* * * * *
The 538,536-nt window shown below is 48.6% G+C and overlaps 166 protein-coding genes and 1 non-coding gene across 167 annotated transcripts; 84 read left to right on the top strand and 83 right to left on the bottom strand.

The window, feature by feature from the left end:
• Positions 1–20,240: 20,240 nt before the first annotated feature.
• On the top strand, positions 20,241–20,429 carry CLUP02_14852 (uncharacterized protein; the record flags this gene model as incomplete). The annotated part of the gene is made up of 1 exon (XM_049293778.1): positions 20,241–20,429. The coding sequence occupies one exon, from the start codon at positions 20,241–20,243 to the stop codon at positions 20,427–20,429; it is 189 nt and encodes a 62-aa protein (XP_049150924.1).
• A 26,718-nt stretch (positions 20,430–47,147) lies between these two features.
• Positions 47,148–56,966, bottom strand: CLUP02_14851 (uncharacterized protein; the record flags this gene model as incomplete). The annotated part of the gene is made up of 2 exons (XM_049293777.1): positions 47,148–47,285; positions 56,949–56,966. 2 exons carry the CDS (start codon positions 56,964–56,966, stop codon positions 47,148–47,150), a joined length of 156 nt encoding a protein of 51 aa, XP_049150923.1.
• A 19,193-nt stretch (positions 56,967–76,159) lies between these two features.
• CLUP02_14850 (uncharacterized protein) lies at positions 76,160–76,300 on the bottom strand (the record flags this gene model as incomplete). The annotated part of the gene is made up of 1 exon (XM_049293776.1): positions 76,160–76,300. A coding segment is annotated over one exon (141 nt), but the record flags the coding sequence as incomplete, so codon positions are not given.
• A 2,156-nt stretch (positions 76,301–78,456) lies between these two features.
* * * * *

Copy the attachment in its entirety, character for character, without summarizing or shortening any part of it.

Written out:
The 538,536-nt window shown below is 48.6% G+C and overlaps 166 protein-coding genes and 1 non-coding gene across 167 annotated transcripts; 84 read left to right on the top strand and 83 right to left on the bottom strand.

The window, feature by feature from the left end:
• Positions 1–20,240: 20,240 nt before the first annotated feature.
• On the top strand, positions 20,241–20,429 carry CLUP02_14852 (uncharacterized protein; the record flags this gene model as incomplete). The annotated part of the gene is made up of 1 exon (XM_049293778.1): positions 20,241–20,429. The coding sequence occupies one exon, from the start codon at positions 20,241–20,243 to the stop codon at positions 20,427–20,429; it is 189 nt and encodes a 62-aa protein (XP_049150924.1).
• A 26,718-nt stretch (positions 20,430–47,147) lies between these two features.
• Positions 47,148–56,966, bottom strand: CLUP02_14851 (uncharacterized protein; the record flags this gene model as incomplete). The annotated part of the gene is made up of 2 exons (XM_049293777.1): positions 47,148–47,285; positions 56,949–56,966. 2 exons carry the CDS (start codon positions 56,964–56,966, stop codon positions 47,148–47,150), a joined length of 156 nt encoding a protein of 51 aa, XP_049150923.1.
• A 19,193-nt stretch (positions 56,967–76,159) lies between these two features.
• CLUP02_14850 (uncharacterized protein) lies at positions 76,160–76,300 on the bottom strand (the record flags this gene model as incomplete). The annotated part of the gene is made up of 1 exon (XM_049293776.1): positions 76,160–76,300. A coding segment is annotated over one exon (141 nt), but the record flags the coding sequence as incomplete, so codon positions are not given.
• A 2,156-nt stretch (positions 76,301–78,456) lies between these two features.